Mary spent nearly a week working in the secret garden. Each day she found new shoots coming out of the ground. Soon, there would be flowers everywhere — thousands of them. It was an exciting game to her. When she was inside those beautiful old walls, no one knew where she was.
During that week she became more friendly with Ben, who was often digging in one of the vegetable gardens.
‘What are your favorite flowers, Ben?’ she asked him one day.
‘Roses. I used to work for a young lady who loved roses, you see, and she had a lot in her garden. That was ten years ago. But she died. Very sad, it was.’
‘What happened to the roses?’ asked Mary.
‘They were left there, in the garden.’
‘If rose branches look dry and grey, are they still alive?’ asked Mary. It was so important to know!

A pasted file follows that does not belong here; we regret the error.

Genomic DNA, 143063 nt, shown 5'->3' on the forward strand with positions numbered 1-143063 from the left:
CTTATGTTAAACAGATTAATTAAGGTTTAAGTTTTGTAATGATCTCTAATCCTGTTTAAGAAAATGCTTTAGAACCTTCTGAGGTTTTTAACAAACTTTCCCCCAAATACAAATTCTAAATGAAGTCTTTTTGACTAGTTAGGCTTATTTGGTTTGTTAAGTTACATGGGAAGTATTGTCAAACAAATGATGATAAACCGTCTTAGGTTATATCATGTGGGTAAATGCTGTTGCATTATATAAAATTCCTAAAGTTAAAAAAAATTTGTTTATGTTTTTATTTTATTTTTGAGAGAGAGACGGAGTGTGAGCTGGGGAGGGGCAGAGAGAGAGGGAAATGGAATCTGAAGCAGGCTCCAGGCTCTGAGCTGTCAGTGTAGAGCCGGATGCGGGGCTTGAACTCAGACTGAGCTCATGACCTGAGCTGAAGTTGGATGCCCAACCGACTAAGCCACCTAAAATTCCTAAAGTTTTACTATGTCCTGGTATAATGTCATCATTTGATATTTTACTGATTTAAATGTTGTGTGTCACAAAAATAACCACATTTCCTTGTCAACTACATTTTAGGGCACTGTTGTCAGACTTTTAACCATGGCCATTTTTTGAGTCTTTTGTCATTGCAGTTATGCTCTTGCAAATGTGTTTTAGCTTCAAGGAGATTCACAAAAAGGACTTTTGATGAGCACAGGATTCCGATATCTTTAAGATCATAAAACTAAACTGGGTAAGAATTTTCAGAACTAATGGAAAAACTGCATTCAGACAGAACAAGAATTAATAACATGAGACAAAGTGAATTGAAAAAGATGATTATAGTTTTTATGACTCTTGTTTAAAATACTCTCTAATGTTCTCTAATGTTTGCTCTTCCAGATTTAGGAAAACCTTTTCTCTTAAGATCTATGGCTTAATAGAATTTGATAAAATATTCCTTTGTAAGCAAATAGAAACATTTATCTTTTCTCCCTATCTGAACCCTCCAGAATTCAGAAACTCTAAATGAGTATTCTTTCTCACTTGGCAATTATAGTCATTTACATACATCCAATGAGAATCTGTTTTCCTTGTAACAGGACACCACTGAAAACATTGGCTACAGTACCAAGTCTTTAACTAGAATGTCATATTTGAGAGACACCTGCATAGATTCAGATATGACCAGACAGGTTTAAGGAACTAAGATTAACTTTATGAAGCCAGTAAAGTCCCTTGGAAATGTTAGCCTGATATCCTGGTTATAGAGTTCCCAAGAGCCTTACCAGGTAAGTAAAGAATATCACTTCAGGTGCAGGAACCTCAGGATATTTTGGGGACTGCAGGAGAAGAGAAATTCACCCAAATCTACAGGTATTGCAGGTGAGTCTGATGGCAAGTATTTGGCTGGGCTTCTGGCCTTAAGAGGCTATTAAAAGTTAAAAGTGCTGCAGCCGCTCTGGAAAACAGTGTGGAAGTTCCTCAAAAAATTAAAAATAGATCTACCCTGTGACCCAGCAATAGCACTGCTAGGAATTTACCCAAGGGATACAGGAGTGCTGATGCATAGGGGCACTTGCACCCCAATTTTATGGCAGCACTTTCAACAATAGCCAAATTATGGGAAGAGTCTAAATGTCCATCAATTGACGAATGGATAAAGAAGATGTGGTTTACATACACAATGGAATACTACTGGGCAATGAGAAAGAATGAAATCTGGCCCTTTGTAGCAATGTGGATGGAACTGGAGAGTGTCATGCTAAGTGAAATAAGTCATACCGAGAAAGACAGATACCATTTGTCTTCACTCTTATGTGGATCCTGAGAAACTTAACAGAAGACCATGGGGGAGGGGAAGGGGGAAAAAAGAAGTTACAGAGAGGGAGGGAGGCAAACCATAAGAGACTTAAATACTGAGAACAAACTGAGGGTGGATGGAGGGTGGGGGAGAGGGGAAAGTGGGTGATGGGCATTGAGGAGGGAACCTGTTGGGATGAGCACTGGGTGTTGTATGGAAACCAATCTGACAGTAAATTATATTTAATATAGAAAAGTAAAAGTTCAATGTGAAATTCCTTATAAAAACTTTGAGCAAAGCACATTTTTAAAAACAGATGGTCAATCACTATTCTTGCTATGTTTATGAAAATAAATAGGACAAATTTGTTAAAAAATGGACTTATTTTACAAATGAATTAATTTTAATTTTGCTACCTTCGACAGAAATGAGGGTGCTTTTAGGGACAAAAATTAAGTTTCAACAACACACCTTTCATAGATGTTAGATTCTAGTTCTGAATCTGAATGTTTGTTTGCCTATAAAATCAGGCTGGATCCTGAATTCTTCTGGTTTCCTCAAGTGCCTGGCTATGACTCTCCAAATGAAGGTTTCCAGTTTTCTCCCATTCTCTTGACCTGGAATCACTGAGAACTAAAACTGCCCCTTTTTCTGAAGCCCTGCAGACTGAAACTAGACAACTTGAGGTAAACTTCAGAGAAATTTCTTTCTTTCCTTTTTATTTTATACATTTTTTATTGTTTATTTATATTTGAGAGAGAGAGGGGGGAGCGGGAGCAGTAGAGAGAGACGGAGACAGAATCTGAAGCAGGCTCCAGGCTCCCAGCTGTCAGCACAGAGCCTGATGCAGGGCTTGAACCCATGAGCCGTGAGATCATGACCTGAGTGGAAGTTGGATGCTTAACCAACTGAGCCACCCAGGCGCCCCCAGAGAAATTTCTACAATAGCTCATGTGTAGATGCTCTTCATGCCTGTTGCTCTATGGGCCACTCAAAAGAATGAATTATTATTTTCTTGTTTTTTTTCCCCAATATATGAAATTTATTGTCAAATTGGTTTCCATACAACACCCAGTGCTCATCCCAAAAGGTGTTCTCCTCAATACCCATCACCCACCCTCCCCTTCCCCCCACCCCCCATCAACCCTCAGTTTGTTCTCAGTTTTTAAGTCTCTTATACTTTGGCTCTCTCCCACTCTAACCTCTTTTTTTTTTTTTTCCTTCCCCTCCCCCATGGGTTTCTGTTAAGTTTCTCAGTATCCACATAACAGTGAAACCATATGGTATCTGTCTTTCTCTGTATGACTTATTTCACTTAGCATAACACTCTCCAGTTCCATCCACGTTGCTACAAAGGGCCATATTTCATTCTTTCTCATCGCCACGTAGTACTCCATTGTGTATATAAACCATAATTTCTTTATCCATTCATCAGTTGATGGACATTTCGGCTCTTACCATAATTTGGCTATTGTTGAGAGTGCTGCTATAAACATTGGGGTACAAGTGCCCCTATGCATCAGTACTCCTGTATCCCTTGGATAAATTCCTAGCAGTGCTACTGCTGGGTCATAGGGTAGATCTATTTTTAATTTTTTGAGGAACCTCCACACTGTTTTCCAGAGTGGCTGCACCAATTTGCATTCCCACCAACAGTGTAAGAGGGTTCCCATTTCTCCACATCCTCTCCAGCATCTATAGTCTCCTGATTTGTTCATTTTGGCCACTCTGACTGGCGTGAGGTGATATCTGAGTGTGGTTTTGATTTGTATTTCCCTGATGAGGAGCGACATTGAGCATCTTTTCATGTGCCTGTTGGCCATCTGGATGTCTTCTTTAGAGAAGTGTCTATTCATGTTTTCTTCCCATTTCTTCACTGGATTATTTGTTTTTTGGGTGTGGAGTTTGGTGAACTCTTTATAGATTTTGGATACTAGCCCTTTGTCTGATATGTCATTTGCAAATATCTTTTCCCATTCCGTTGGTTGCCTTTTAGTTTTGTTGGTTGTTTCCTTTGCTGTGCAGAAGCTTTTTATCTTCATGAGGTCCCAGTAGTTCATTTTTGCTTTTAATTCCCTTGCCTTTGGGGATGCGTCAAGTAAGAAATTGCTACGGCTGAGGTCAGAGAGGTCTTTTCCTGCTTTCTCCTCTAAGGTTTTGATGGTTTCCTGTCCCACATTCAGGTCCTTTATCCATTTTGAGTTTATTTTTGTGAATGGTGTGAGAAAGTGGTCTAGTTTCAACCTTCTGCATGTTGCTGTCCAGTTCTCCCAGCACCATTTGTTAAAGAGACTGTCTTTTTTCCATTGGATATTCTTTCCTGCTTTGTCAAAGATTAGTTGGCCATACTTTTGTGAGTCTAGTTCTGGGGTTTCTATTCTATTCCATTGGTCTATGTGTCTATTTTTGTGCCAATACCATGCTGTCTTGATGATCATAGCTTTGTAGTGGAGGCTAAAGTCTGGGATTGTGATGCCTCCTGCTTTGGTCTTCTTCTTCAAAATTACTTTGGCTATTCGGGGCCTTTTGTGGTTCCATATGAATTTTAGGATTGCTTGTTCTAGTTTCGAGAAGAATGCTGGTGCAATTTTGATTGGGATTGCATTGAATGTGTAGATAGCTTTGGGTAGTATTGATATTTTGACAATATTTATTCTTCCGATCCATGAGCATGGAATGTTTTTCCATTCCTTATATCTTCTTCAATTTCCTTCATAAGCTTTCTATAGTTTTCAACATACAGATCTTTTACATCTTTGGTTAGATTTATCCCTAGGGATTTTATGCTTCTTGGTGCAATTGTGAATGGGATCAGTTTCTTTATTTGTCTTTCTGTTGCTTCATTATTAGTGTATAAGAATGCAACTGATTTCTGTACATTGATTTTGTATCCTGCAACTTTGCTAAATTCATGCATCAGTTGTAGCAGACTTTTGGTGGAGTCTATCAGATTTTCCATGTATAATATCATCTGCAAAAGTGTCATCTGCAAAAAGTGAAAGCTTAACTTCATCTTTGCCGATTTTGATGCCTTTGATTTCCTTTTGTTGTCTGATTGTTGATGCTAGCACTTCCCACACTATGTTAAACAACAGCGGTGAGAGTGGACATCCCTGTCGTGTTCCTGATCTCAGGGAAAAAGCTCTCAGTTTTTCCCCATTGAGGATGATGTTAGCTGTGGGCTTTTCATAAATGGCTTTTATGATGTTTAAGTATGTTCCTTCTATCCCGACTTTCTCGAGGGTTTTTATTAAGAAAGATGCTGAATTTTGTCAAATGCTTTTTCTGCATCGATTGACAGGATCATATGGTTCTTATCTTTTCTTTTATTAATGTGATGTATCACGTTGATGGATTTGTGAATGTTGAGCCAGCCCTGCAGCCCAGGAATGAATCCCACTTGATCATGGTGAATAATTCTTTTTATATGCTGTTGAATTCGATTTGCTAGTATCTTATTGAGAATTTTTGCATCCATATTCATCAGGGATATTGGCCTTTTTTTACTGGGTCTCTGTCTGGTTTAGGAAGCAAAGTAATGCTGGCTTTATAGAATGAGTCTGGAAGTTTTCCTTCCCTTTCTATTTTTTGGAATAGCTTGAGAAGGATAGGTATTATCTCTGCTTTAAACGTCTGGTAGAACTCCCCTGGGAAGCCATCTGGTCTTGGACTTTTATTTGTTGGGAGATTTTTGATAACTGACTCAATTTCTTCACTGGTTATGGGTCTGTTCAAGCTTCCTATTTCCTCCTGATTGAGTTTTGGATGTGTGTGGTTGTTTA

‘In the spring they’ll show green shoots, and then — But why are you so interested in roses?’ he asked.
Mary’s face went red. ‘I just… wanted to pretend I’ve got a garden. I haven’t got anyone to play with.’
‘Well, that’s true,’ said Ben. He seemed to feel sorry for her. Mary decided she liked old Ben, although he was sometimes bad-tempered.
She skipped along and into the wood at the end of the gardens. Suddenly she heard a strange noise, and there in front of her was a boy. He was sitting under a tree, playing on a wooden pipe. He was about twelve, with a healthy red face and bright blue eyes. There was a squirrel and a crow in the tree, and two rabbits sitting on the grass near him.